Saturday, May 31, 2014


David Ortiz got plunked by David Price.  David Ortiz is mad... well, suck it up big guy... that's baseball.

This is Major League Baseball's problem, not ours and David Ortiz needs to get off his high horse and realize that it's not about him, it's about the sport.  MLB is the one that made Ortiz the unnamed Ambassador of Baseball, not us, the fans of the sports.

Ortiz can walk around and say the "F" word at a live TV event for the Red Sox, and no one says anything.  David Ortiz can test positive for PEDs, but never has to deal with the consequences like dozens of other players that were on the same list and did the same thing.  Well, David Ortiz should be allowed to take one off the chin every once in a while because, that's the game.  Sometimes pitchers go high and tight.  It's not pleasant, but it is baseball.

If you don't know what I'm talking about, ABC News has the recap:

"Red Sox slugger David Ortiz, outraged that  David Price hit him Friday night with a 94-mile-an-hour fastball on the first pitch the lefty threw to him since Ortiz homered twice off him in Game 2 of the American League division playoffs last October, said he has lost all respect for the  Rays ace.

'It's a war,' Ortiz said after the Red Sox rallied for a 3-2, 10-inning win over Tampa Bay for their fifth straight win and second walkoff in two nights. 'It's on. Next time I see him, he better put his gloves on. I have no respect for him anymore.'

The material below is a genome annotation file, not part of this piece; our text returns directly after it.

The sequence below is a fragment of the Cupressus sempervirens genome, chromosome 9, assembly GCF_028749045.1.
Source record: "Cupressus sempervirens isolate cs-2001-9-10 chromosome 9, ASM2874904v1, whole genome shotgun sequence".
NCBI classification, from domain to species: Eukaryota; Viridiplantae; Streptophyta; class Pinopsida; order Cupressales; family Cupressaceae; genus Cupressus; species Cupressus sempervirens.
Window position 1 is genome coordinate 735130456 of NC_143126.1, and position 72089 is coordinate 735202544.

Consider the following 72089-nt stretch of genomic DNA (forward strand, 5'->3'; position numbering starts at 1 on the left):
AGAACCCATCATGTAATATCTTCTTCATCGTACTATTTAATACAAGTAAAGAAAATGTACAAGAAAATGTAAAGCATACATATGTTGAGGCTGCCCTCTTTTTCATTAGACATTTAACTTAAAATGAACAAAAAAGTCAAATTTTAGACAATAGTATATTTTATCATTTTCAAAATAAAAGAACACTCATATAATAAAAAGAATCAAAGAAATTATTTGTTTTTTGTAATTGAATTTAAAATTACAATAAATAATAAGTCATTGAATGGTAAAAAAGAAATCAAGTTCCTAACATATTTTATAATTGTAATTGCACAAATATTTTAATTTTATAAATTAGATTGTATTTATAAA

Price, asked after the game whether he'd hit Ortiz intentionally, said: 'I've got to establish my fastball in. I had six lefties in that lineup, that's my favorite side of the plate to go to. Got to establish it in.'"

Oh, so now I guess Ortiz made his statement to the press, his rally cry, and now all the Red Sox minions will follow him and hit the Rays, and establish a "true rivalry".  Ortiz needs to leave it alone.

Look, I like Ortiz, but he's fool with this one. He's also gotta realize it's not about him... it's about baseball. Let it be, you big lost that one. Be embarrassed and move on.

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Over the Memorial Day weekend, I had a great conversation with a good friend of mine from Boston. Now, said friend is one of my closest and is as die-hard a Sox fan as I’ve ever encountered. Still, we get along famously and both hold a deep respect for the greatest rivalry in Sports. We will go back and forth and take well placed shots at one another whenever possible, but at the end of the day we just love to
watch our clubs play baseball.